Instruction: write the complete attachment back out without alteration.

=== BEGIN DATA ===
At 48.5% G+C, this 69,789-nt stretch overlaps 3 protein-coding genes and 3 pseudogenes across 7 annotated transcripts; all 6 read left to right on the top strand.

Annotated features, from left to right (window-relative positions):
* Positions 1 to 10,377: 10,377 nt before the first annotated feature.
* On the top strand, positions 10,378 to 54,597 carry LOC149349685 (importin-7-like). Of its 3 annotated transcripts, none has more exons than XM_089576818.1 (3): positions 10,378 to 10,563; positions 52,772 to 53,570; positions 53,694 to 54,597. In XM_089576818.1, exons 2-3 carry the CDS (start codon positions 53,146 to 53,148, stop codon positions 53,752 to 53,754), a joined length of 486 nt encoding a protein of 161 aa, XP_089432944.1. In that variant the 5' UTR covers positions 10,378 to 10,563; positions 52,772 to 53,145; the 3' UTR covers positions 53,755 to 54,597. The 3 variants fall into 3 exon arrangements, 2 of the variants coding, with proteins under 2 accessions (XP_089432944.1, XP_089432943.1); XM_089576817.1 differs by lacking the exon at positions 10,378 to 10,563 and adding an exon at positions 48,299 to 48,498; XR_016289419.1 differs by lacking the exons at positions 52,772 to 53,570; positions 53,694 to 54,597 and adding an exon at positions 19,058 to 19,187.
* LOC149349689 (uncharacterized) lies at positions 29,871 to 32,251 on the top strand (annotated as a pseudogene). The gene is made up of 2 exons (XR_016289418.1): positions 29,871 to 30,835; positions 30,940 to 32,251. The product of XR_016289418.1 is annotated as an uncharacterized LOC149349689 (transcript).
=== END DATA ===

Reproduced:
At 48.5% G+C, this 69,789-nt stretch overlaps 3 protein-coding genes and 3 pseudogenes across 7 annotated transcripts; all 6 read left to right on the top strand.

Annotated features, from left to right (window-relative positions):
* Positions 1 to 10,377: 10,377 nt before the first annotated feature.
* On the top strand, positions 10,378 to 54,597 carry LOC149349685 (importin-7-like). Of its 3 annotated transcripts, none has more exons than XM_089576818.1 (3): positions 10,378 to 10,563; positions 52,772 to 53,570; positions 53,694 to 54,597. In XM_089576818.1, exons 2-3 carry the CDS (start codon positions 53,146 to 53,148, stop codon positions 53,752 to 53,754), a joined length of 486 nt encoding a protein of 161 aa, XP_089432944.1. In that variant the 5' UTR covers positions 10,378 to 10,563; positions 52,772 to 53,145; the 3' UTR covers positions 53,755 to 54,597. The 3 variants fall into 3 exon arrangements, 2 of the variants coding, with proteins under 2 accessions (XP_089432944.1, XP_089432943.1); XM_089576817.1 differs by lacking the exon at positions 10,378 to 10,563 and adding an exon at positions 48,299 to 48,498; XR_016289419.1 differs by lacking the exons at positions 52,772 to 53,570; positions 53,694 to 54,597 and adding an exon at positions 19,058 to 19,187.
* LOC149349689 (uncharacterized) lies at positions 29,871 to 32,251 on the top strand (annotated as a pseudogene). The gene is made up of 2 exons (XR_016289418.1): positions 29,871 to 30,835; positions 30,940 to 32,251. The product of XR_016289418.1 is annotated as an uncharacterized LOC149349689 (transcript).